AMD begins work on DTX form factor

US-based AMD has begun developing a new small form factor (SFF) standard known as DTX with which it hopes to unify the SFF PC market.

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By  Jason Saundalkar Published  January 15, 2007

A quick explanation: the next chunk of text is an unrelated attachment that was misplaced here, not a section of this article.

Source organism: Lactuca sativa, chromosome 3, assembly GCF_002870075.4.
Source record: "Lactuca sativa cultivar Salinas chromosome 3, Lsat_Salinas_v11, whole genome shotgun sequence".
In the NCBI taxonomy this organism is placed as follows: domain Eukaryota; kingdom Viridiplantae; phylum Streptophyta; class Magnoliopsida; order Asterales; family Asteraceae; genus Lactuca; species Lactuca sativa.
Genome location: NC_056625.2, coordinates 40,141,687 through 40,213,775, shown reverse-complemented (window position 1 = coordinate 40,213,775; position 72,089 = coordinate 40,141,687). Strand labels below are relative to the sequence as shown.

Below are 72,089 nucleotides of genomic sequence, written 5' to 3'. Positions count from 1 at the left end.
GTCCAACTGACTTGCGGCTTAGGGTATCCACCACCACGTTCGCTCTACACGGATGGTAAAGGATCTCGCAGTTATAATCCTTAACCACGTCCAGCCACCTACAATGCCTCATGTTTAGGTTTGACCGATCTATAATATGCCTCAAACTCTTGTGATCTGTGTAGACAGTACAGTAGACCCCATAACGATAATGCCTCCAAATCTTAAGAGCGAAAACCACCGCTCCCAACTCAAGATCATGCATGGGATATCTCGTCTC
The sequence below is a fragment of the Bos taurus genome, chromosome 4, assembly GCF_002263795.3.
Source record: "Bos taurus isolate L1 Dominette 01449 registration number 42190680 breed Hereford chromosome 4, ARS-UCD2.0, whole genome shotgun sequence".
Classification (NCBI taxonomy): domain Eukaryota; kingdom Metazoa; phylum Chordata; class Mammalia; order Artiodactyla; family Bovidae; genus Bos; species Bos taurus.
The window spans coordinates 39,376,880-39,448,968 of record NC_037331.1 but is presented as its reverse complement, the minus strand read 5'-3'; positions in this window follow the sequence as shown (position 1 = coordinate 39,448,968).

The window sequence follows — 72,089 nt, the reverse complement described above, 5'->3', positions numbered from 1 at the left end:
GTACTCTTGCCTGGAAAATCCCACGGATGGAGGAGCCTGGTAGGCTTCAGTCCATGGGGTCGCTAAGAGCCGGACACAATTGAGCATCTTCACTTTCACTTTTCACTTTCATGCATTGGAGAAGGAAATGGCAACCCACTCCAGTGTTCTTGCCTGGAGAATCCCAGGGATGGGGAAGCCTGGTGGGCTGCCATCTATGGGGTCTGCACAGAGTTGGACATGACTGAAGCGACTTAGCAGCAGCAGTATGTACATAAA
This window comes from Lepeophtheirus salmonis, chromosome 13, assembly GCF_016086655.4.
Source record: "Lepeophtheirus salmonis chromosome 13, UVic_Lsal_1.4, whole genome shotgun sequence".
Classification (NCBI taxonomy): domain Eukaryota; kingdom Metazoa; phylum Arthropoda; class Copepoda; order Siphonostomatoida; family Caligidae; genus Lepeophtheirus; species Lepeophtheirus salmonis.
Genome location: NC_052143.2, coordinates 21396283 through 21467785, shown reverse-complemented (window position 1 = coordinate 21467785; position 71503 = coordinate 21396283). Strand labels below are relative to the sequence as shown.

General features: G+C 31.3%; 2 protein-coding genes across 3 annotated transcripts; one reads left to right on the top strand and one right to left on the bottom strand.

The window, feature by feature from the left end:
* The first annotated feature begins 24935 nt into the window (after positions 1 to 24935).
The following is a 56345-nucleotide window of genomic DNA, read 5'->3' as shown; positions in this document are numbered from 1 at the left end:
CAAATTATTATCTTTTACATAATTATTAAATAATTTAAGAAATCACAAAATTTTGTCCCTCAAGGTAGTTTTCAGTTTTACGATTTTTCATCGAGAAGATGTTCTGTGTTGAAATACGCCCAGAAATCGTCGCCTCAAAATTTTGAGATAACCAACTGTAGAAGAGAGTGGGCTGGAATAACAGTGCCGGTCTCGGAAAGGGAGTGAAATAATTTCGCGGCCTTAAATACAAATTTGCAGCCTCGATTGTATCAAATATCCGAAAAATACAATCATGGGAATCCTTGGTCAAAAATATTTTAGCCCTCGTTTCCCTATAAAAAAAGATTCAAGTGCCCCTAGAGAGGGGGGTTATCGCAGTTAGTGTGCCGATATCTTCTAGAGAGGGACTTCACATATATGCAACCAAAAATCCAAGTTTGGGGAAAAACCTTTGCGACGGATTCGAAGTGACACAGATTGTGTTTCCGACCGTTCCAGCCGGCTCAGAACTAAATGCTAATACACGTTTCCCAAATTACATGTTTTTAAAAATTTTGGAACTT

US-based AMD has begun developing a new small form factor (SFF) standard known as DTX, which it hopes to unify the SFF PC market with. The firm is making its standard ‘open industry’ which means any company can make use of it. Two variations will be available; DTX and Mini-DTX. At present AMD is only defining a few requirements within its standard, including which areas of a motherboard should be left unused, and the location of board mounting points. Other design requirements may be added in the future. The DTX and Mini-DTX specifications will sit between the Micro-ATX and Mini-ITX standards, with the latter still standing as the smallest form factor design available. The Mini-DTX form factor will only support processors with TDP (Thermal Design Power) of up to 35 watts. Boards based on this standard will be only slightly wider than Mini-ITX models. The company has placed no constraints on expansion slots for the DTX standard, leaving this decision down to each board manufacturer. AMD is however planning to integrate ExpressCard expansion slots into the DTX design. AMD hopes this DTX standard will offer greater flexibility and lower costs compared to the various SFF standards already on the market. In terms of flexibility the company hopes to achieve this by making sure that DTX compliant motherboards will be backwards compatible with ATX and Micro-ATX compliant hardware. Cost-wise the firm claims that between four and six individual DTX motherboards can be cut from an industry standard-sized single PCB (Printed Circuit Board) panel, compared to just two ATX standard boards, which will result in cost savings for motherboard manufacturers. The final standardised DTX specifications should be released by the end of quarter one this year and vendors such as Asus and MSI have already added DTX products to their roadmaps.

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